Pieces of a puzzle. The Mud Hole. Silence

Cruise of the Leight, Part 6: I had imagined my summer of cruising as a “sailabout” of sorts, sharing qualities of the aboriginal Australians’ walkabouts. I was seeking the peace of wild places, mysteries of nature, depths of solitude, and the incomprehensible energy of the sea. I wanted to lie in the sun, drink wine, read, write, muse on things – and do nothing at all.

It’s 50 miles from Burnt Coat Harbor to the Mud Hole, and no clever timing would spare me the burden of a foul tide. The hour was early, dew sparkled on deck, and not a breath of wind was stirring when the Leight took leave of Swans Island. Powering through a mere gut of a back channel, and heading Downeast on glossy seas, the weight of a long day loomed.

Skirting Lunts Harbor on Long Island an hour along, the crews of two moored cruising boats were on deck, preparing to head out. There was a stirring quality to putting to sea for a singlehander of my chary order, the possibilities like pieces of a puzzle from a box without an illustration on the cover.

Even with three hours of flood under us, the flow was more northward toward Frenchman Bay, than easterly, and it seemed a tedious business making the Duck islands. Cruise time takes adapting to, and on outside passages, I often pay little attention to distance readings on the GPS, because sailing is a slow business, and too much awareness of time and space is distracting.

In the pink seashell light of a fledgling day, scurries of wind stirred far seaward, but made no advances inshore. The engine sang its song, “Sin now and repent at your leisure.” I set the autopilot, cleaned the cabin floor, and read. Schoodic Island, the gateway to a heightened order of drama, loomed off to the shining east, but an hour along it hardly seemed closer.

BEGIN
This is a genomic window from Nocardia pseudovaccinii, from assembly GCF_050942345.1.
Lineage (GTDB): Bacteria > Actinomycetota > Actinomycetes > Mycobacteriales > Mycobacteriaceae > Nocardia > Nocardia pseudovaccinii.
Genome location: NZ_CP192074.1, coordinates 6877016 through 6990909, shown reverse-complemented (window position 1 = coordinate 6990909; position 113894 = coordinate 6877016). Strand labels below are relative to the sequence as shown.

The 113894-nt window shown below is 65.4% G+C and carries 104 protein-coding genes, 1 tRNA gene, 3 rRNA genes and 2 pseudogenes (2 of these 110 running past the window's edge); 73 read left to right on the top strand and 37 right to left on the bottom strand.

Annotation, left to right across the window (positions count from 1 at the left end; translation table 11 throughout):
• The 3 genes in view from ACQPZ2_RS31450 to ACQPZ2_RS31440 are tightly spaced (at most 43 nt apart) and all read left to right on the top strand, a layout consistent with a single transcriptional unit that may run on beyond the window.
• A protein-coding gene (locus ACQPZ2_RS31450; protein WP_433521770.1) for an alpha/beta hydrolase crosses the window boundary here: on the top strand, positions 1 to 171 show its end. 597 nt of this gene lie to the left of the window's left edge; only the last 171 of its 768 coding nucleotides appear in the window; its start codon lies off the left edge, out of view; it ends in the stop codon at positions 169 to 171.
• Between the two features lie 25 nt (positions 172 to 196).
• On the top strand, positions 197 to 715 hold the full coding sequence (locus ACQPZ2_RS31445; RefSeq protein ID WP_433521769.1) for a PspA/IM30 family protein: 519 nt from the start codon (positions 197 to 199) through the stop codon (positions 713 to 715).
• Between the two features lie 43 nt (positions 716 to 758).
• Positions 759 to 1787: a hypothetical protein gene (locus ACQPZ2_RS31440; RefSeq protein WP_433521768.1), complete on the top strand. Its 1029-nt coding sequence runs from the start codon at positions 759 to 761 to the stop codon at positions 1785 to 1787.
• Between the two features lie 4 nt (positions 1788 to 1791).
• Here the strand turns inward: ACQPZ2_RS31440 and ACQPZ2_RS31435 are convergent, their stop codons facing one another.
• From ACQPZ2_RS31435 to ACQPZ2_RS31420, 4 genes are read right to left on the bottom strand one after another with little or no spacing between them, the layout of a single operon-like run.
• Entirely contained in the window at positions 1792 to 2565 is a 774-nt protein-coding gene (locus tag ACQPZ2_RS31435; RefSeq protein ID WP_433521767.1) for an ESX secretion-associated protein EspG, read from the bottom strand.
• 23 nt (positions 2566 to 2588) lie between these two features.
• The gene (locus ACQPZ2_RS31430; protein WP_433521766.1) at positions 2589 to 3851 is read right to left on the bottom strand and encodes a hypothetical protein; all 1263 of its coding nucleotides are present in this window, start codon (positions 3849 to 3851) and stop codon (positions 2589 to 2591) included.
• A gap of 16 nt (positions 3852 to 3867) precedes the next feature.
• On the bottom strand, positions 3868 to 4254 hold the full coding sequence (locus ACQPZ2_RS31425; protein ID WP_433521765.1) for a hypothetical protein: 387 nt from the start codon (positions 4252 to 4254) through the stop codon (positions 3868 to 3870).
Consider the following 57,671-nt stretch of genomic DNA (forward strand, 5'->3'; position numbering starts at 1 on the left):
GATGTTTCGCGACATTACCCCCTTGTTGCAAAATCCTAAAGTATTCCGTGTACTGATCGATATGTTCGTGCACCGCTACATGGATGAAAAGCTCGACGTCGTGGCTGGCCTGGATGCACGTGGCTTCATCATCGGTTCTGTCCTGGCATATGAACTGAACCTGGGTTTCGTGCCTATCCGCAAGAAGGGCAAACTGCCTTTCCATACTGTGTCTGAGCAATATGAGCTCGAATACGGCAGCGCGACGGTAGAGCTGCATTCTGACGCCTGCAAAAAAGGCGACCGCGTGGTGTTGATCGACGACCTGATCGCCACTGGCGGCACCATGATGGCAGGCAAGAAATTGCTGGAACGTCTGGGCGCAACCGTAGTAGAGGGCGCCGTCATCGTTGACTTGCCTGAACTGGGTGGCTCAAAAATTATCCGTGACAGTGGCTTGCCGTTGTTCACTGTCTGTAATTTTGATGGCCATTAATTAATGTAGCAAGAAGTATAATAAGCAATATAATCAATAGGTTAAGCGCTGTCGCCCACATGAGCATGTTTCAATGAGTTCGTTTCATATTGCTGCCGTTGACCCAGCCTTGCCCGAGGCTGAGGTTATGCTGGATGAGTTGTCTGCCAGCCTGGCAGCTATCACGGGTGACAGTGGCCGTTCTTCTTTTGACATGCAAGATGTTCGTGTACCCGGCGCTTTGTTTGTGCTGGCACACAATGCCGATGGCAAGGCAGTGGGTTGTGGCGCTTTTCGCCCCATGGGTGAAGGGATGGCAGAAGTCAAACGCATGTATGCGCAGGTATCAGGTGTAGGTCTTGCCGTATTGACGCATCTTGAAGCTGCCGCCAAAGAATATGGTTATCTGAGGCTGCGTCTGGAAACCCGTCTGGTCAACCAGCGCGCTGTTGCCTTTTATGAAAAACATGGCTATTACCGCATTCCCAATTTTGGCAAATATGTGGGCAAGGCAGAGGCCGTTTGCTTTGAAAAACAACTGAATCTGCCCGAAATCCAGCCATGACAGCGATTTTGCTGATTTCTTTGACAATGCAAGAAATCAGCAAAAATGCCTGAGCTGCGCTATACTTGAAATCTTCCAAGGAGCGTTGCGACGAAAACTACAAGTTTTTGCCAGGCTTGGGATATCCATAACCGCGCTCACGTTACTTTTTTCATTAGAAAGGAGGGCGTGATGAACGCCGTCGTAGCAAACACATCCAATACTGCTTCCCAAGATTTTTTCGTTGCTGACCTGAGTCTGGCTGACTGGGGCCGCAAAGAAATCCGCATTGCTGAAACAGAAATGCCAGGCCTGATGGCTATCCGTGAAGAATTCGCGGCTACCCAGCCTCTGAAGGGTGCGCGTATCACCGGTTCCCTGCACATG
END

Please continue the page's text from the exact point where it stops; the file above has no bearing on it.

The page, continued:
I had the shining sea to myself. Eventually bringing the bell off Schoodic abeam, I tried, without luck, to sight the spire of Petit Manan Lighthouse, nine miles up the shore. Messengers of a southwesterly teased and evaporated three times before holding steadily enough to raise sail and quiet the engine. Making a civil four knots of it, I was tempted to motorsail, but held on, willing to pay the price of thoroughly agreeable peace.

Then the ebb turned and wrote its script in a forceful hand, sharp-sided waves tossing as the frisking breeze showed some authority. Sails winged out, an arabesque of trailing eddies spooled astern, and the power of the wind still seemed a mystery. Petit Manan Light took its sweet time showing through the lee rigging, roaring seas smashing to destruction on its foaming battlements, and puffins arcing low in a blur of wing beats.

Evening wasn’t far off, and the seas were in their usual unruly state off Mistake Island. Turning into the Mud Hole Channel, wind abeam, the sloop made six lively knots through the ledge-girded sluice. There was a certain chaos to a few moments of it, a door in the cabin springing open and spewing its contents far and wide, just as I had 497 other things to do: start the engine, strike sail, bundle them rudely, haul the dinghy close, dodge lobster buoys, thread my way between ledges, drop anchor in the entrance to the Mud Hole, and await the tides admission to its inner sanctum.

The quiet of the spruce-crowned eel rut was calming. Relocating to the head of navigation later, an eagle floated overhead and solitude slowed time. Sitting in the cockpit, wine at hand, it occurred to me that one of the best things about singlehanded cruising was being absolute lord and master of a small universe, and I declared a holiday on the morrow.

I would rise late, laze about, read, write, nibble, walk ashore, shower, air the cushions, drink wine, live organically and compact the garbage – we coasters taking garbage minimization seriously. Time is the most valuable of assets, and the quiet takes full measure of it.

David Buckman’s book, “Bucking the Tide,” is about discovering the New England and Fundy coast in a $400 wreck of a sloop. It’s $19 including shipping. Send your mailing address to buckingthetide@gmail.com

Comments are closed.